So you have a goat to sell but you don’t know how much to price it. What do you do? Correct product pricing is one of the most difficult things to do for a business. Under-price and you risk not making enough money to run your business and setting an expectation for your customers you cannot sustain. Over-price and you may not be able to sell the product at all. It takes a combination of math, research, and gut feeling to come up with a plan, as well as an openness to change when business requires. Product pricing should be a fluid process that you perfect over time with experience. That being said, how do you start?
Here are the 4 main steps to Product Pricing:
Step 1: Determine the Cost for Each GOAT
How much did you pay for your goat? Did you raise it from a kid? How much did it cost you to feed it and keep it healthy? These are the questions you must ask to establish a baseline.
Let’s say you raised your goat for 6 months and it cost $1 to feed it per day, plus $100 to for all the necessary medication to keep it healthy, the formula would be:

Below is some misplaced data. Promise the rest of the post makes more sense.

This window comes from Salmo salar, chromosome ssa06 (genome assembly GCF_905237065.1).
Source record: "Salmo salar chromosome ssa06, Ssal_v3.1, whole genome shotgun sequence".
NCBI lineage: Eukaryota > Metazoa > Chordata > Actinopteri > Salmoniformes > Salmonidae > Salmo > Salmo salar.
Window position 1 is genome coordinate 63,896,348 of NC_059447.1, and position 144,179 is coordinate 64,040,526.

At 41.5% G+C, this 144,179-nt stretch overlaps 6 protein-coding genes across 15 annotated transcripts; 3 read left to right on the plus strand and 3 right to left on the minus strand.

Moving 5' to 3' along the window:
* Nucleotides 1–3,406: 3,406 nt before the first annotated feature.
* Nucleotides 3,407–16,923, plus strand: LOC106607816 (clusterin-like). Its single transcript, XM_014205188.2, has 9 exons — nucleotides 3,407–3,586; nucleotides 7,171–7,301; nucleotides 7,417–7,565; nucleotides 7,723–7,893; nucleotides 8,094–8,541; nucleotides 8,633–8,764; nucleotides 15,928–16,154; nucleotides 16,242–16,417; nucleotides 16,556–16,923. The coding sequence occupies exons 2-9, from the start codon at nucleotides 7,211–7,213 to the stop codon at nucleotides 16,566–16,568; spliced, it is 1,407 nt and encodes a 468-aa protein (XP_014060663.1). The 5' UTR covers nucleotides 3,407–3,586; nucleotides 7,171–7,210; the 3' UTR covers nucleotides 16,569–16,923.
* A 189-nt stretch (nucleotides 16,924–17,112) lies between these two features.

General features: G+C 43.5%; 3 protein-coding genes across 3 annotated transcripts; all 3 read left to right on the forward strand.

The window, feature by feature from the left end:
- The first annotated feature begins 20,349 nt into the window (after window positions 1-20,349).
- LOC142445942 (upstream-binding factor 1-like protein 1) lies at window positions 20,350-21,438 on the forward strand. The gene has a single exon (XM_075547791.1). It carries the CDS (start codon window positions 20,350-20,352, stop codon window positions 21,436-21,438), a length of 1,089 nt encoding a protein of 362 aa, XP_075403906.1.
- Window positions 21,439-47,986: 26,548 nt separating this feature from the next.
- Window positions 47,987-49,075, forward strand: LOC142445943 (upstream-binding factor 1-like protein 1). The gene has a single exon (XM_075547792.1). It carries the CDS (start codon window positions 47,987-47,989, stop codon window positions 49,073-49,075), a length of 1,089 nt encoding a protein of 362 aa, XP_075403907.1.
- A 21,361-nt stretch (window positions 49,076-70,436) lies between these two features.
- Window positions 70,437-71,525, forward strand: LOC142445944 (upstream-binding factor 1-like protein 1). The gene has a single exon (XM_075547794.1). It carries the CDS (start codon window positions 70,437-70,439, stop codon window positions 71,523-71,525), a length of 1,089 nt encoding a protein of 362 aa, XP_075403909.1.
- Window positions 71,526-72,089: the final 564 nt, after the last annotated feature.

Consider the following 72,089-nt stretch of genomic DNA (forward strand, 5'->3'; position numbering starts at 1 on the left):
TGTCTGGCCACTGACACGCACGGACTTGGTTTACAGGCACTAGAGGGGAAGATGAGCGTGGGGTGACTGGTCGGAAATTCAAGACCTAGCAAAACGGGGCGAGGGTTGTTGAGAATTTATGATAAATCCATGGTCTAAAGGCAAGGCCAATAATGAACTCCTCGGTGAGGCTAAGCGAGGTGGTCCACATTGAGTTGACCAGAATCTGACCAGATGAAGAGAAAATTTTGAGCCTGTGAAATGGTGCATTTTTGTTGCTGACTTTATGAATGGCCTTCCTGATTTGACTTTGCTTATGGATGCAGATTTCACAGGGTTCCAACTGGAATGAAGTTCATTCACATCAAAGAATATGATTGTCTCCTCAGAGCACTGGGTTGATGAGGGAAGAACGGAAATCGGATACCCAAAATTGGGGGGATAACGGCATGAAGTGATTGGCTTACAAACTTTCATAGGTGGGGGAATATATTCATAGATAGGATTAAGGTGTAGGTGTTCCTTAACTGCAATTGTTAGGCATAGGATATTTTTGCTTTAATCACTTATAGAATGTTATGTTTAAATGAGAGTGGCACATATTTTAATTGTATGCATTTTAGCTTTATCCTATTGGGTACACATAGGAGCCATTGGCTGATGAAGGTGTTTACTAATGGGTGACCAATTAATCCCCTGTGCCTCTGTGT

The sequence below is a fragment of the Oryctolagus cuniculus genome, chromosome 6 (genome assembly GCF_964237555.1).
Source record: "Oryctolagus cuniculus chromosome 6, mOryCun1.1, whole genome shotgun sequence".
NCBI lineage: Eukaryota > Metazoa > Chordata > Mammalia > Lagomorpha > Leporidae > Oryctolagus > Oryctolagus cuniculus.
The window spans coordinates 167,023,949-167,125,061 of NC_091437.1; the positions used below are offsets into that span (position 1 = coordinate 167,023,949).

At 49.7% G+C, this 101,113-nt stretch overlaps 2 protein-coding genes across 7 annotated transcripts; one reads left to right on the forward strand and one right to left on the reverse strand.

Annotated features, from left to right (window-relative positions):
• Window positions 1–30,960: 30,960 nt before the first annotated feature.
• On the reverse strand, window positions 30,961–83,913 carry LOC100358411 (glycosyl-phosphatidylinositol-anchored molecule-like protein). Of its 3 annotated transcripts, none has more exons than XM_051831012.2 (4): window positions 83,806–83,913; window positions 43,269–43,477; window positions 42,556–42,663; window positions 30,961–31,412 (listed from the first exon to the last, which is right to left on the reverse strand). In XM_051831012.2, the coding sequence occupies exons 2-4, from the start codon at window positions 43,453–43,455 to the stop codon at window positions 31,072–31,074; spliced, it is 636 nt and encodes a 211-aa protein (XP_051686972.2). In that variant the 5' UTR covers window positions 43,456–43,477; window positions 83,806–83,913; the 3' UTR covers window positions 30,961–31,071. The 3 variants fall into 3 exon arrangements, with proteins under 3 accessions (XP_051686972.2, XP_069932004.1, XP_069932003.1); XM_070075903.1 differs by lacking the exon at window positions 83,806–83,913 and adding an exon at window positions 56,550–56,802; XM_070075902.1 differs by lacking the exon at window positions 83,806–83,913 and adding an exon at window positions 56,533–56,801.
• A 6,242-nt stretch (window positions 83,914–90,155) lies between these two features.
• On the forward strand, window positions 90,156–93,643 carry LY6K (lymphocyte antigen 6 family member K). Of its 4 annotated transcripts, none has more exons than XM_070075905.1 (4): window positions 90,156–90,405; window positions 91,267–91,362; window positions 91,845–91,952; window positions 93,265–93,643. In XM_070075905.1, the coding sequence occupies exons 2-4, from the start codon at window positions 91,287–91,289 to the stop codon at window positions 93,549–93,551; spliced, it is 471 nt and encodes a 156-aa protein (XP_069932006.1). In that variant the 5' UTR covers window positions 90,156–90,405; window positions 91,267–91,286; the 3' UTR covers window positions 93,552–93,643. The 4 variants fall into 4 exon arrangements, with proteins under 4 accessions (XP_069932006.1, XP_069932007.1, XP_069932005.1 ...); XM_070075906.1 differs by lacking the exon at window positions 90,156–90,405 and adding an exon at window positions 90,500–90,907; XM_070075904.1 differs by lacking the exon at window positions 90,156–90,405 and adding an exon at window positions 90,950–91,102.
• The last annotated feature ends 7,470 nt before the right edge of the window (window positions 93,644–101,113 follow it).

180 (days assuming 30 days/month) x $1 cost to feed + $100 = $280
This is your break-even cost for each goat.
Step 2: Determine Your Business Operating Cost per Year
You have a farm to run, without which you won’t be able to have your business. These are usually cost for the space, cost to run the space (electricity, water, insurance, etc.), labor, cleaning, cost to fix the barn, additional medical bills for unexpected sicknesses, taxes, accounting, seasonal labor for when you go on vacation.
Add all your costs together for the year = Cost to run your business
Let’s say it costs you $36,500 per year. This is what you need to break even.
Step 3: Research Your Competitors
Look at a range of competitors from large farms with thousands of goats to boutique farms that have far fewer. Where are you in the product pricing range? Once you’ve established that, look at the differentiating points between you and your competitors. Are your goats happier, healthier, better taken care of? Are you only feeding them with the freshest grass and organic fruits? Not all operating costs are the same and consumers understand not all goats will cost the same. There is perceived value attached to every product. Know your worth (or rather, know your goat’s worth.)